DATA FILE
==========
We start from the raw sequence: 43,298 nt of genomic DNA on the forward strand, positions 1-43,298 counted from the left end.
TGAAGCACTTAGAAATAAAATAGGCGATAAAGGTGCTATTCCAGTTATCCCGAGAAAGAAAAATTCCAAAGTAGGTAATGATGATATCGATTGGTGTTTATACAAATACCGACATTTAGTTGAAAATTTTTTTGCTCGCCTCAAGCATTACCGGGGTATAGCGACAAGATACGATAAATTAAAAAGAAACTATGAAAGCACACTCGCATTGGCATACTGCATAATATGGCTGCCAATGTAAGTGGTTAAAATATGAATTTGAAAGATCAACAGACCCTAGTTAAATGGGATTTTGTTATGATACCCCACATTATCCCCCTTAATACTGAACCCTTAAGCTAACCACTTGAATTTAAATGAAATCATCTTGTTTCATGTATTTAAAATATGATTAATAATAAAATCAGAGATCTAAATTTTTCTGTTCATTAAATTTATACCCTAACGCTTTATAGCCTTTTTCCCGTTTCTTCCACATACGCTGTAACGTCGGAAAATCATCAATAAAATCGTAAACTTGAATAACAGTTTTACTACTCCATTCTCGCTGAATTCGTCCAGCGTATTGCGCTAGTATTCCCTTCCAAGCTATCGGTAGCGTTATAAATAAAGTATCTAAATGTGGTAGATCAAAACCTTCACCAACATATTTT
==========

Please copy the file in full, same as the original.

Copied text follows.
We start from the raw sequence: 43,298 nt of genomic DNA on the forward strand, positions 1-43,298 counted from the left end.
TGAAGCACTTAGAAATAAAATAGGCGATAAAGGTGCTATTCCAGTTATCCCGAGAAAGAAAAATTCCAAAGTAGGTAATGATGATATCGATTGGTGTTTATACAAATACCGACATTTAGTTGAAAATTTTTTTGCTCGCCTCAAGCATTACCGGGGTATAGCGACAAGATACGATAAATTAAAAAGAAACTATGAAAGCACACTCGCATTGGCATACTGCATAATATGGCTGCCAATGTAAGTGGTTAAAATATGAATTTGAAAGATCAACAGACCCTAGTTAAATGGGATTTTGTTATGATACCCCACATTATCCCCCTTAATACTGAACCCTTAAGCTAACCACTTGAATTTAAATGAAATCATCTTGTTTCATGTATTTAAAATATGATTAATAATAAAATCAGAGATCTAAATTTTTCTGTTCATTAAATTTATACCCTAACGCTTTATAGCCTTTTTCCCGTTTCTTCCACATACGCTGTAACGTCGGAAAATCATCAATAAAATCGTAAACTTGAATAACAGTTTTACTACTCCATTCTCGCTGAATTCGTCCAGCGTATTGCGCTAGTATTCCCTTCCAAGCTATCGGTAGCGTTATAAATAAAGTATCTAAATGTGGTAGATCAAAACCTTCACCAACATATTTT